Ever experience the feeling that you're looking through a narrow tube? Your central vision is fine, but everything to the side is blurry and dim? These symptoms mean you are probably experiencing tunnel vision. When you experience tunnel vision, you're actually experiencing peripheral vision problems. This condition often makes it difficult to see in dim light and also makes it more difficult to navigate while walking.
What causes tunnel vision?
There are several possible causes to losing function in your peripheral vision. Some causes include:
- Eye strokes
- Detached retina
- Brain damage from stroke, disease or injury
- Neurological damage
- Concussion or head injury
- Loss of large amounts of blood
- Extreme migraines
If you feel that you've lost peripheral vision, you should visit your eye doctor immediately for a comprehensive eye exam.
How do you treat tunnel vision?
Tunnel vision is a very serious condition. Once lost, peripheral vision is often difficult to recover. Tunnel vision, or the loss of peripheral vision, cannot be treated with conventional eyeglasses or contact lenses. However, there is a certain lens, known as a prism lens, that can sometimes be added to eyeglasses to expand the field of vision for certain people.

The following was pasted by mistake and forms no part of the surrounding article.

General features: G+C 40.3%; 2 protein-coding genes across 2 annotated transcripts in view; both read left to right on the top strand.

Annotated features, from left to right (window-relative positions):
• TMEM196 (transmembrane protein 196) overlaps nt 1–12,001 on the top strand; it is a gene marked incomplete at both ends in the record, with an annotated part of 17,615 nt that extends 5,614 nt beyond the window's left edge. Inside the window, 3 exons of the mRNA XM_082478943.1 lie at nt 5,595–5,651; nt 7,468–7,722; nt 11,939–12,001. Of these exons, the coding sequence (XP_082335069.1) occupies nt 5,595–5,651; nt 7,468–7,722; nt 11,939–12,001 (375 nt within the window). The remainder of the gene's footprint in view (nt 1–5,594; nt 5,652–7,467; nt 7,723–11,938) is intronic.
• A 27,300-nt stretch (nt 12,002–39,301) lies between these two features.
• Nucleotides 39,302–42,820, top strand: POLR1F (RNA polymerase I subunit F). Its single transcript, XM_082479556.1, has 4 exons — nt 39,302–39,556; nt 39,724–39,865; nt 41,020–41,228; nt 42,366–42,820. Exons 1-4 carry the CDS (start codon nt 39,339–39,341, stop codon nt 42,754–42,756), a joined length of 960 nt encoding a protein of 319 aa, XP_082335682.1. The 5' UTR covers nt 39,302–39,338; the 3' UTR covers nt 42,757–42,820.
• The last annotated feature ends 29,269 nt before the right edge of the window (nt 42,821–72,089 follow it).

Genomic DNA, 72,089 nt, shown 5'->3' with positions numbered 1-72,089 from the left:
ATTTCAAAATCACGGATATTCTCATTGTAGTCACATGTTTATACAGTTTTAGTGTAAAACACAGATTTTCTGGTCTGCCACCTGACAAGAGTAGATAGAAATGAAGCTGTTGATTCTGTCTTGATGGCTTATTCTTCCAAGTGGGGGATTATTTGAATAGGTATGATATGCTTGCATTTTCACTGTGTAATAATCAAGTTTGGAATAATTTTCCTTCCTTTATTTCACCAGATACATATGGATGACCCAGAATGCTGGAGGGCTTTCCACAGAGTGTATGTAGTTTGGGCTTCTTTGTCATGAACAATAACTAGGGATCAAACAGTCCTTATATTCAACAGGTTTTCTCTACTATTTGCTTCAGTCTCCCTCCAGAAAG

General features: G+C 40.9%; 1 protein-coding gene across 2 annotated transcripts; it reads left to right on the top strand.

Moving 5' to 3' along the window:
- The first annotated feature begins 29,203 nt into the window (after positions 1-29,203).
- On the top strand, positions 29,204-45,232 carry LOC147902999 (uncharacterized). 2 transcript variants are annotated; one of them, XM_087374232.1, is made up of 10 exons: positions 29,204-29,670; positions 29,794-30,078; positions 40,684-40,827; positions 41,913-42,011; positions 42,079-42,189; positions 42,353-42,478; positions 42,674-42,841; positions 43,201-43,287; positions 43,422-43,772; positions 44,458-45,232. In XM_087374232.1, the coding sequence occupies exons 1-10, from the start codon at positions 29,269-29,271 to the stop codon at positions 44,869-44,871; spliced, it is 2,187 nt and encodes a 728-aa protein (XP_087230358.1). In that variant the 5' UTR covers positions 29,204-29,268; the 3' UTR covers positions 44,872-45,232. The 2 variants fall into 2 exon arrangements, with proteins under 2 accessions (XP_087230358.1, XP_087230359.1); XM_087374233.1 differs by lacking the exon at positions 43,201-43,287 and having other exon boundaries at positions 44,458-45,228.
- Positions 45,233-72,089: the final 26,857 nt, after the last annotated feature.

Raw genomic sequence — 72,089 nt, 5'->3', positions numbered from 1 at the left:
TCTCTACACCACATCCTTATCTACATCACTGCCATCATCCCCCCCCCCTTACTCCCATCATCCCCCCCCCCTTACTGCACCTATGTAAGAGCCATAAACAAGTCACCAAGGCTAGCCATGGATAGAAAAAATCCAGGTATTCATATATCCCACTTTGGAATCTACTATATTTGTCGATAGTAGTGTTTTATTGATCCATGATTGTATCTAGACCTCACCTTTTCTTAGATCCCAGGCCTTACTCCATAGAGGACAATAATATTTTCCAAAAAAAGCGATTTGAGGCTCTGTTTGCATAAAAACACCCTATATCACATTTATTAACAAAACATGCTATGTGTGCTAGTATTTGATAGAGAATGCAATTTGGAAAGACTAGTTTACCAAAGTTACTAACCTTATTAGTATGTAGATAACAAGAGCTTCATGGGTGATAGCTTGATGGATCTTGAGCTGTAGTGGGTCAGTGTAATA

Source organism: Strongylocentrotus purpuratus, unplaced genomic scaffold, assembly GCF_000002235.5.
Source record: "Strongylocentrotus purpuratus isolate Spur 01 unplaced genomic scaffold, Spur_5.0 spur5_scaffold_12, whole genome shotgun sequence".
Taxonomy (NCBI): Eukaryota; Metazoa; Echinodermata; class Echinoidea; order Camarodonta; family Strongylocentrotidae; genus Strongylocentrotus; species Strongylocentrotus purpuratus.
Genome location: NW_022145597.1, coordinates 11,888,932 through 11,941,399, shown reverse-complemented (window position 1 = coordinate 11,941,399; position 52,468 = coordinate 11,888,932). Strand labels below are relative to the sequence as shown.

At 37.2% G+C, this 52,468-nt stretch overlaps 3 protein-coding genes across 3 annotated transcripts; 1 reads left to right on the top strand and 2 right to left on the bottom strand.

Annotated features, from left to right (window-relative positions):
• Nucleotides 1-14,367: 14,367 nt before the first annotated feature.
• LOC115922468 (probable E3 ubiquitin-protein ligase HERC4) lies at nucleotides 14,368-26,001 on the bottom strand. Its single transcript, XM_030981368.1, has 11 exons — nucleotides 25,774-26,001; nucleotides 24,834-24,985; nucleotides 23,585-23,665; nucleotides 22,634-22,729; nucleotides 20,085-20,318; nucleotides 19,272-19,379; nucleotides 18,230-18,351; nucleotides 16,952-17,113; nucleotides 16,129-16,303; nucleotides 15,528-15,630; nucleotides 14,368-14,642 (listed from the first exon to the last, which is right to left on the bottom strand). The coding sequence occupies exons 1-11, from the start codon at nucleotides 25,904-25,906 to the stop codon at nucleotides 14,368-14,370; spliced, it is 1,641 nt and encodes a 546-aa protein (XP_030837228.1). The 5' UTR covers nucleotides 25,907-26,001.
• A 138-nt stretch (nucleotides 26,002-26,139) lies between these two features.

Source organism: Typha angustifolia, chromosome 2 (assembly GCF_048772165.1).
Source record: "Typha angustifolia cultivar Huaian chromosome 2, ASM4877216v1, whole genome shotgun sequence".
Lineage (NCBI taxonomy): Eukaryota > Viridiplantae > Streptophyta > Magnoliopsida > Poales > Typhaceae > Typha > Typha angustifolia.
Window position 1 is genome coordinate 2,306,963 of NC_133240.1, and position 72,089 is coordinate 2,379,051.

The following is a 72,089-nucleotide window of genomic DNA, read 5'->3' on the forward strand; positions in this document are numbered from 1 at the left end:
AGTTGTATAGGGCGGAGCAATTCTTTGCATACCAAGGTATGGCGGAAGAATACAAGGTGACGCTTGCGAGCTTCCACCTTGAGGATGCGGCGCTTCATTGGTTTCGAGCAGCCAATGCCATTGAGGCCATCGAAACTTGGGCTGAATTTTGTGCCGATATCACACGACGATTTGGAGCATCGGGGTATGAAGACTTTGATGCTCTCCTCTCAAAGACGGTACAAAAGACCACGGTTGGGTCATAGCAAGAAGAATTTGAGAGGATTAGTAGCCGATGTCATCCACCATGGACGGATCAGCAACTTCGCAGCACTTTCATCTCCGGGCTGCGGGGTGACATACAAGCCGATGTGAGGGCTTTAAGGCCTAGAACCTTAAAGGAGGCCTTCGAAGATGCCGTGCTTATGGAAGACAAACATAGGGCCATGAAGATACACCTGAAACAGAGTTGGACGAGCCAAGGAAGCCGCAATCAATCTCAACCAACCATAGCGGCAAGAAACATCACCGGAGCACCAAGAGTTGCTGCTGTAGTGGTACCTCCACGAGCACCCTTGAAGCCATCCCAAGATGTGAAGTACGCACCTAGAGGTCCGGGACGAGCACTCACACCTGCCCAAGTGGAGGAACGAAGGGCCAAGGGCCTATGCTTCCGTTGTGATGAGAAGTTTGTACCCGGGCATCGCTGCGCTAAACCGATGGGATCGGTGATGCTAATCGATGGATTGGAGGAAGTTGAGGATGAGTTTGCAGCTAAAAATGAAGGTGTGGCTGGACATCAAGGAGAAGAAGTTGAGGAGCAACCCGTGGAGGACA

Vision therapy is also an option for those suffering from peripheral vision loss. Specific techniques in vision therapy have been shown to regain a certain percentage of peripheral vision. If you are in the beginning stages of peripheral vision loss, there are exercises created by sports vision specialists to help train your eyes. These training exercises may help to improve sight in the periphery.
If you are suffering from tunnel vision, you should ask your optometrist about seeing a low vision specialist. These specialists can recommend special eyewear or devices that can assist you. As always, you should consult your local optometrist or ophthalmologist if you notice any kind of change in your vision or eye health.